Over the last few months at work, our project has had a huge amount of energy, swearing and groaning thrust into it, and is rapidly approaching its climax. We are now at the point sometimes known as “short strokes”. There isn’t much left but a final bout of grinding and sweating, before we (as developers) push out the final product, then make some half-arsed promise to the publisher about “keeping in touch” and “staying friends” … we will then lie about in a vaguely embarrassed manner, make some smalltalk, try and locate where our underwear fell, and ring for a cab.
I wasn’t particularly surprised to be called in on Sunday, to fix a couple of bugs that the publisher’s half-arsed QA department had eventually found. I mean: the game has been in testing for months, but it has taken them until about two days before submission to notice a few French spelling errors and a crash. Sigh.
The office is on the edge of an industrial park, near a train station and a college. It is a particularly quiet Sunday; the absence of industrious activity and noisy students makes things quite tranquil – even eerie.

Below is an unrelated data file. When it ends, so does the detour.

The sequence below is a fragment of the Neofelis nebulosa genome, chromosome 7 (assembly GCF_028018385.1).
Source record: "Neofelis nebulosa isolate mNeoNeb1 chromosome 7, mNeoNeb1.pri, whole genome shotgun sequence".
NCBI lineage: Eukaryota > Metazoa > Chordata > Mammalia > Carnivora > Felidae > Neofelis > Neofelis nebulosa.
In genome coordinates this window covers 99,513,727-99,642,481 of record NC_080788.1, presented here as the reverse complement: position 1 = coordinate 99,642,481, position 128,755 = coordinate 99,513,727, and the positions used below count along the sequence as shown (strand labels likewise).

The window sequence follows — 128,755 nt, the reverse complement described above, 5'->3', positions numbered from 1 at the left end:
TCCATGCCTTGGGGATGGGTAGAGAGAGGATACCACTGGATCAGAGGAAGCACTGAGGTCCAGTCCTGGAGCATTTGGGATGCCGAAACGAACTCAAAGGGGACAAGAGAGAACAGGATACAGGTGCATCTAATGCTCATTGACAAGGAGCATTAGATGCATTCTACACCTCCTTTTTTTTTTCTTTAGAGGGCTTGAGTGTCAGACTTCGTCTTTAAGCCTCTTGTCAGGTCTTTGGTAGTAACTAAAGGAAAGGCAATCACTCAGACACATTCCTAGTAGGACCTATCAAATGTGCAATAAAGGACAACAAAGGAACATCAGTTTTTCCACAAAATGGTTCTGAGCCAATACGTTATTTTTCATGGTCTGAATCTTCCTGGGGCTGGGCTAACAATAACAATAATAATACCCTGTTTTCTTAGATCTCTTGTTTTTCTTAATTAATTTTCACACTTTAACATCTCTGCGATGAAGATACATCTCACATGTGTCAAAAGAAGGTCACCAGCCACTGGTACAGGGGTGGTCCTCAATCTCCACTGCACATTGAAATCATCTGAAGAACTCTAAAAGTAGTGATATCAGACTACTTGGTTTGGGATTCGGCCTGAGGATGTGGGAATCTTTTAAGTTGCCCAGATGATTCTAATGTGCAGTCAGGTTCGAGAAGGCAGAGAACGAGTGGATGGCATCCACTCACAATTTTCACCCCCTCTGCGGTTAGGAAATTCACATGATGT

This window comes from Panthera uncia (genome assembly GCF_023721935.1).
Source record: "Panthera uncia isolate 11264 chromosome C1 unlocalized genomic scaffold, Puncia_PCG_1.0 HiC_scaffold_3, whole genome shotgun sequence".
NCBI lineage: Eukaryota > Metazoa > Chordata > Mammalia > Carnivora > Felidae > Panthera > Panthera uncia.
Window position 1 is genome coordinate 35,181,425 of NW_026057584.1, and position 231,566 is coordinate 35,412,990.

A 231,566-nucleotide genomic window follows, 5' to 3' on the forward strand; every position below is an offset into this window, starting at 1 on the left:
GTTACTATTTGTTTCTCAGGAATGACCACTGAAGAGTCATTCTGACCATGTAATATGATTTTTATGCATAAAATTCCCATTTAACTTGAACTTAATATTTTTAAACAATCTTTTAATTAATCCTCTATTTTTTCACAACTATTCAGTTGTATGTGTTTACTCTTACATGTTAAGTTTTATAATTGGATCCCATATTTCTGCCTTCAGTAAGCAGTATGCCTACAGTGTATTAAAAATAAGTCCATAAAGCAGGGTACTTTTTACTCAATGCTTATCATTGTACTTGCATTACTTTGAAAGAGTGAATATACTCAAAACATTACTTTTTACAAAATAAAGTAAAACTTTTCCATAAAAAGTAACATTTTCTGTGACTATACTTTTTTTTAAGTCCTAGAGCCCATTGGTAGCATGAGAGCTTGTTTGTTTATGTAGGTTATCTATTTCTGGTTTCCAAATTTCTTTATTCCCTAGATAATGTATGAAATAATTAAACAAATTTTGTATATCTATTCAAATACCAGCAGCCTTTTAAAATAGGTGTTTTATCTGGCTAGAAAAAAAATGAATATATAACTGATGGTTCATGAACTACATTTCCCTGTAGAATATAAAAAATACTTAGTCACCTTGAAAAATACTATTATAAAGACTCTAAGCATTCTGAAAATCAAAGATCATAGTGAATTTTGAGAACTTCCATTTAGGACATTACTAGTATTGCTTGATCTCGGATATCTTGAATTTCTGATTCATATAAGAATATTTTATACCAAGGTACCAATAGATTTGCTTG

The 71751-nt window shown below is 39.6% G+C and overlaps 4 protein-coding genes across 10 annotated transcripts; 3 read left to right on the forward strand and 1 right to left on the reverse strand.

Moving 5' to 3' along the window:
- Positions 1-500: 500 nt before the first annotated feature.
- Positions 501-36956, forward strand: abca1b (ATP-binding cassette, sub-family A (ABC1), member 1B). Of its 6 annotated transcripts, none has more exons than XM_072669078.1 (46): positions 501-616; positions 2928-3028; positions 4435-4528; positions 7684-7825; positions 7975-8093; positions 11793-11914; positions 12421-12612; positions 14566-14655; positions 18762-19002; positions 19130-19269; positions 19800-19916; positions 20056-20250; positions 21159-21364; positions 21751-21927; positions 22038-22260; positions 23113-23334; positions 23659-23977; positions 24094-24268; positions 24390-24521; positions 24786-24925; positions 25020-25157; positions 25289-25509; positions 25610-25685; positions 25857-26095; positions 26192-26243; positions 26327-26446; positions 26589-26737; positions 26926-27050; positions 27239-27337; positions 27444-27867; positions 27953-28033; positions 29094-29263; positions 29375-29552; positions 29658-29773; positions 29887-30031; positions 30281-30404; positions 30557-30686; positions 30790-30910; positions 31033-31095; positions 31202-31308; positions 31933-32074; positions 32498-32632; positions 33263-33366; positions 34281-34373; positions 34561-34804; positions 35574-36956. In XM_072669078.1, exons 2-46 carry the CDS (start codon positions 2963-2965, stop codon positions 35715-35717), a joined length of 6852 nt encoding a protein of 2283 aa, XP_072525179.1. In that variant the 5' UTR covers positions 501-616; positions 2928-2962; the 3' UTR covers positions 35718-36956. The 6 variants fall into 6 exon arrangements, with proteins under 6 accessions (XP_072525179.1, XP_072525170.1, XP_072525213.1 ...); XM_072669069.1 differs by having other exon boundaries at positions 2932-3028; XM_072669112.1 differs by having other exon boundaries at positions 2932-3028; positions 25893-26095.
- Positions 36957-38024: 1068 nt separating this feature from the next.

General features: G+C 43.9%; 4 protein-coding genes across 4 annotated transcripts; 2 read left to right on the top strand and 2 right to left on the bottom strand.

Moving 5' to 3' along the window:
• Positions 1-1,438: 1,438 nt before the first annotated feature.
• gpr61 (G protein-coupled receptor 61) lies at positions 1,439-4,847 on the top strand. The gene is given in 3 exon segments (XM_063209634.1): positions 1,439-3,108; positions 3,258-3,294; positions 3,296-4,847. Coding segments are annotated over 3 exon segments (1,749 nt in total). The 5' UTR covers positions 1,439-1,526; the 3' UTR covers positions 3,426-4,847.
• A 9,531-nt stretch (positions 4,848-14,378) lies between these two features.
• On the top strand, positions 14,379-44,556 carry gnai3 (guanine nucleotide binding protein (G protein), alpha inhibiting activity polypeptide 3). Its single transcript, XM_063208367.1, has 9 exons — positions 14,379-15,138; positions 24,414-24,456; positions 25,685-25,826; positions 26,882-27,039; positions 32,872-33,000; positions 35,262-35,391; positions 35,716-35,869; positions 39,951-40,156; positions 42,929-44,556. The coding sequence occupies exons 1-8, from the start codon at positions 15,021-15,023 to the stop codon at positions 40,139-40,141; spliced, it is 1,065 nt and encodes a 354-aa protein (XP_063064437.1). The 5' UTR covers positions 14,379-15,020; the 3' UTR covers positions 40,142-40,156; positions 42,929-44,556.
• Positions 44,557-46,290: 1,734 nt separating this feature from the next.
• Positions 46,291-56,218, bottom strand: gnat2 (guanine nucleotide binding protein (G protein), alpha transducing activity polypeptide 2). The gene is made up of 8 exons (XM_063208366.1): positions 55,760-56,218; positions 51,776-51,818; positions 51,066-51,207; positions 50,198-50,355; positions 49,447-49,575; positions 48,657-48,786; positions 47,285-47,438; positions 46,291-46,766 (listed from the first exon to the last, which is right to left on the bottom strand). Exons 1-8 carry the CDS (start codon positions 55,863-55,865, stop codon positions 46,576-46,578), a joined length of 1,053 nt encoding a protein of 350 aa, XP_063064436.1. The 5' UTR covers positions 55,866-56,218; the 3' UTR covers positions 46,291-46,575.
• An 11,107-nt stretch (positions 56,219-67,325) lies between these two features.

As I pull up to the building, I hear a disembodied voice, floating on the wind like a ghost. A female voice. A Voice From Beyond.
Initially, I cannot quite fathom what the Not Of This Earth lady is attempting to communicate; but a few moments more of intent listening reveals that the lady is informing me that the Ghost-Train From Sheffield will be ten minutes late. It’s the tannoy system installed at the train station; normally drowned-out by the all the noise present during the week.
Thinking no more of this, I enter the building and trek up the stairs.
At the top of the stairs sits my boss. He has been in the building by himself for at least the last half hour or so. I’m the first programmer who has answered his telephone call.
He is quite pale. I ask him what’s up.
“I’m freaked out” he says. “I daren’t go back to my office. I keep hearing voices.”
I look carefully, to check if he is trying to be funny. I know he has a sense of humour, but it usually extends only as far as jokes about bodily functions.
It turns out he is serious.
I explain to him that the train station has had a lot of money spent on it recently, upgrading the technology – including the tannoy.
His face is a picture. His expression blurs from surprise, to realisation, to intense relief … to even more intense embarrassment.
“You’re going to tell everyone about this, aren’t you?”
He’s in for a shock when next month’s Company Newsletter is published.